I would definitely agree with it. I think that was something that we did literally do. The process of everything that we've done from through Silver In Blood being the culmination of a long time of hard work, toil and focus, real intense focus, and we broke through. And we were sitting there like at the end of the last tour we did for that, which was the tour here with Entombed and when we got home, which was around the turn of the year I think we all realised that we had all actually left some stuff behind in the way that we were, as people. We still have a lot of the same things driving us, the fire is still the same, strong. But there were some places that we didn't feel like we had to go. We'd been there and let it out, dealt with it. If we need to go there the songs were there for us to play. We need to pull this piece out or whatever. Because that's what it's always been about to us, us bringing out our interior as much as possible and expressing. So I think we became pretty tuned into what our music dd to us, the nightly basis of playing at the intensity that we do takes its toll, there's no doubt. It's very intense to play the music.

I'm planning on getting the Grace CD tonight, and I'm intrigued by this play the two CDs together. How did you come up with that concept, or is it something that's already been around.

Other people have done it. I think we came up with the idea independantly, but as soon as we started researching, I mean Flaming Lips have done it in America on a major label with like four CDs. But ours is a different take in a sense because we do have two unique musical personalities which do their own versions of sound of music. And so to approach the same one concept from our two different outlets, and then on top of that making them sync.

I was going to ask, how do you go about doing that? Collect two different styles of music, two different takes on something and getting them to gel as one.

You'll see. is the somewhat enigmatic answer from Steve. And I reckon he had a grin on his face as he said. Wouldn't swear to that, but I reckon it was there. What you do, or we finished Times of Grace and we used that as the roadmap. That was the timelength, that was the emotional flow. So Grace would have to without rock music or traditional instrumentation, would have to match the dynamic ebb and flow. Not exactly because you want them to interweave so sometimes you would downplay one and the other would have the chance to come to the forefront. When one dips down in dynamics, the other one can step forward. The other thing was to create - make sure the emotions matched. Whatever textures and vibe you put into certain parts of Grace, you had to make sure matched the emotions of the "rock" album. And then taking into consideration that CD players will never play CDs the same way twice, you have to give it a margin for error. So your changes have to be smooth instead of rhythmic.

You've just come to the next bit I was going to ask. Maybe me being the cynic asks well why is it not possible to bridge these two different styles into one actual CD.

No because then it would be, the other thing is that it has to come from two different sources because it has to come from four different speakers. It doesn't have to, but you're really going to just get a cluttered mess if you try to make a stereo image from all that information. It really does have to come from 2 different sound sources. In a way it's a poor mans quadraphonic system. Or it could be like watching a movie and listening to the soundtrack.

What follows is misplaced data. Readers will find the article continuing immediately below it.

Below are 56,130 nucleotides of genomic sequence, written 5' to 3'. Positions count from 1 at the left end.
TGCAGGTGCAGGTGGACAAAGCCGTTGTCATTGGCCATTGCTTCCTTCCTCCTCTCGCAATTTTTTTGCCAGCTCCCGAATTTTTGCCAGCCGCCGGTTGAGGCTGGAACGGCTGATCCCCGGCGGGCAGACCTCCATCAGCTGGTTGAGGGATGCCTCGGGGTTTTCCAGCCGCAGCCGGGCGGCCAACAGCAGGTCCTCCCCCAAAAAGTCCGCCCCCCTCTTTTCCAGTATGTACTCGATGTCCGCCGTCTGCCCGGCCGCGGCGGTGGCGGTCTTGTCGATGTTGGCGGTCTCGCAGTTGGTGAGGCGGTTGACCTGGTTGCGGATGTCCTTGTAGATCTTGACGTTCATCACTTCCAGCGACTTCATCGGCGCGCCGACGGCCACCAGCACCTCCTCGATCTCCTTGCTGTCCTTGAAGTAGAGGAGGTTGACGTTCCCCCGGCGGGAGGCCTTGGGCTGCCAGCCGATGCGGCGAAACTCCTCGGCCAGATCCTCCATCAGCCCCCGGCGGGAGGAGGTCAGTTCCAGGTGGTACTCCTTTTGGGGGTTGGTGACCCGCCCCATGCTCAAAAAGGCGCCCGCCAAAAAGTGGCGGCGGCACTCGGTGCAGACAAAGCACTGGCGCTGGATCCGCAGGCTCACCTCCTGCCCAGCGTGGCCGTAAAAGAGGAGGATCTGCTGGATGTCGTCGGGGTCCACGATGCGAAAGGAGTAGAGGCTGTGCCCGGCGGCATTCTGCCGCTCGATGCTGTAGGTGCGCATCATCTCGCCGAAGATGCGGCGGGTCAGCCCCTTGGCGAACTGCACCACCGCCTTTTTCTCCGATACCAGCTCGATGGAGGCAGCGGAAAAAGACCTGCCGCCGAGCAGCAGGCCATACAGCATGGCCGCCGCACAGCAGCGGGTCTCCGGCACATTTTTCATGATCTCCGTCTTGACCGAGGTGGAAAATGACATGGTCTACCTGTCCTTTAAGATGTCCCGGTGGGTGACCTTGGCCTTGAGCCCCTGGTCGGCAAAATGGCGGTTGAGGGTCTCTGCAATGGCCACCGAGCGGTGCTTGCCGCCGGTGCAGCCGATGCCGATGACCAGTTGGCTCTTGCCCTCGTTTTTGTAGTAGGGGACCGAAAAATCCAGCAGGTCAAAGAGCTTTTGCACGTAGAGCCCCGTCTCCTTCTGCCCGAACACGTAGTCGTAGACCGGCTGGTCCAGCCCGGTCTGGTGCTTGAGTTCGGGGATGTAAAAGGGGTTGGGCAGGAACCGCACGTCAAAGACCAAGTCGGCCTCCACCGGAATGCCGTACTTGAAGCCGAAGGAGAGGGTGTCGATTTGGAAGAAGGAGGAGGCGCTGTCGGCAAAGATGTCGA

So I guess starting it at different times generates a different sound each time.

It will be a different sound each time by default, because you'll never get it to match the same. Also it gets the person involved. It makes people get a couple of CD players together, which usually means more than one person involved and it creates a little happening. People can gather around and the can actually effect the outcome of it quite a bit. By mixing, or doing whatever they want with the various systems, and that act in itself is kind of cool y'know. Something to do. People always want something to do.


This now leads me on to the next thing, and the new label that you've set up and released Grace on, Neurot Recordings. Is that just to deal with Neurosis and Tribes of Neurot, or do you want to put other peoples releases out?

We'd like to, we need to get our setup so that we're able to do that. We don't want to become a record label in the traditional sense, of running a record label to sell the bands. With that label we'd like to find some like minded artists and do kind of like artists in residency, or we get to pay respects to an artist that we like and put something out by them.

I was wondering what setting up your own label allows you to do that you can't say do on Music For Nations or Alternative Tentacles.

It gives us complete control of every aspect of it. And a lot more of the money. It cuts out the middle man. Yeah, and it makes total sense. I mean if you're going to do this there's the financial reality in terms of supporting families off it. We're far from even on this. The royalty rates are shit by standard anyway. You can be the greatest company, but your rates are still shit.